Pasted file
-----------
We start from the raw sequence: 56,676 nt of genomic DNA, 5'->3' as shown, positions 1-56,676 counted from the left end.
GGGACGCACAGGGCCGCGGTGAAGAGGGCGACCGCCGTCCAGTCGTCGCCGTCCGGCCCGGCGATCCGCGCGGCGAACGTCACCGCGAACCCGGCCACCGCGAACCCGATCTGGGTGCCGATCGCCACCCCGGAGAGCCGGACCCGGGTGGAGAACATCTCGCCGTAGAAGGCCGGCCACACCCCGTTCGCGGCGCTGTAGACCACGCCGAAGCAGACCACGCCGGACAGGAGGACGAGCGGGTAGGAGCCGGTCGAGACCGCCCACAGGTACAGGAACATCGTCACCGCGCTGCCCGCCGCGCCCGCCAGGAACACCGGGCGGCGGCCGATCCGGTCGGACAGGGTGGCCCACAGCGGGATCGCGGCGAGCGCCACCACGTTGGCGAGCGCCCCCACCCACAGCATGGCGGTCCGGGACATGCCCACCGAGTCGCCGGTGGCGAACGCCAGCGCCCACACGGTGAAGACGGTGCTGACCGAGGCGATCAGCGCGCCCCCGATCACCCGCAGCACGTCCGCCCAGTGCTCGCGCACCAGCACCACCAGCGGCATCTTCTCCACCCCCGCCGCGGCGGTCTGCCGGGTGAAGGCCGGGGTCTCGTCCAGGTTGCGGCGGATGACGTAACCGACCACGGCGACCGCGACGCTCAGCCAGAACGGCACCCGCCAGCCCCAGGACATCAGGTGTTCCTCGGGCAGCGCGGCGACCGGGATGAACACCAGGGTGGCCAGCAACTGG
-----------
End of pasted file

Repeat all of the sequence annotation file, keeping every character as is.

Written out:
We start from the raw sequence: 56,676 nt of genomic DNA, 5'->3' as shown, positions 1-56,676 counted from the left end.
GGGACGCACAGGGCCGCGGTGAAGAGGGCGACCGCCGTCCAGTCGTCGCCGTCCGGCCCGGCGATCCGCGCGGCGAACGTCACCGCGAACCCGGCCACCGCGAACCCGATCTGGGTGCCGATCGCCACCCCGGAGAGCCGGACCCGGGTGGAGAACATCTCGCCGTAGAAGGCCGGCCACACCCCGTTCGCGGCGCTGTAGACCACGCCGAAGCAGACCACGCCGGACAGGAGGACGAGCGGGTAGGAGCCGGTCGAGACCGCCCACAGGTACAGGAACATCGTCACCGCGCTGCCCGCCGCGCCCGCCAGGAACACCGGGCGGCGGCCGATCCGGTCGGACAGGGTGGCCCACAGCGGGATCGCGGCGAGCGCCACCACGTTGGCGAGCGCCCCCACCCACAGCATGGCGGTCCGGGACATGCCCACCGAGTCGCCGGTGGCGAACGCCAGCGCCCACACGGTGAAGACGGTGCTGACCGAGGCGATCAGCGCGCCCCCGATCACCCGCAGCACGTCCGCCCAGTGCTCGCGCACCAGCACCACCAGCGGCATCTTCTCCACCCCCGCCGCGGCGGTCTGCCGGGTGAAGGCCGGGGTCTCGTCCAGGTTGCGGCGGATGACGTAACCGACCACGGCGACCGCGACGCTCAGCCAGAACGGCACCCGCCAGCCCCAGGACATCAGGTGTTCCTCGGGCAGCGCGGCGACCGGGATGAACACCAGGGTGGCCAGCAACTGG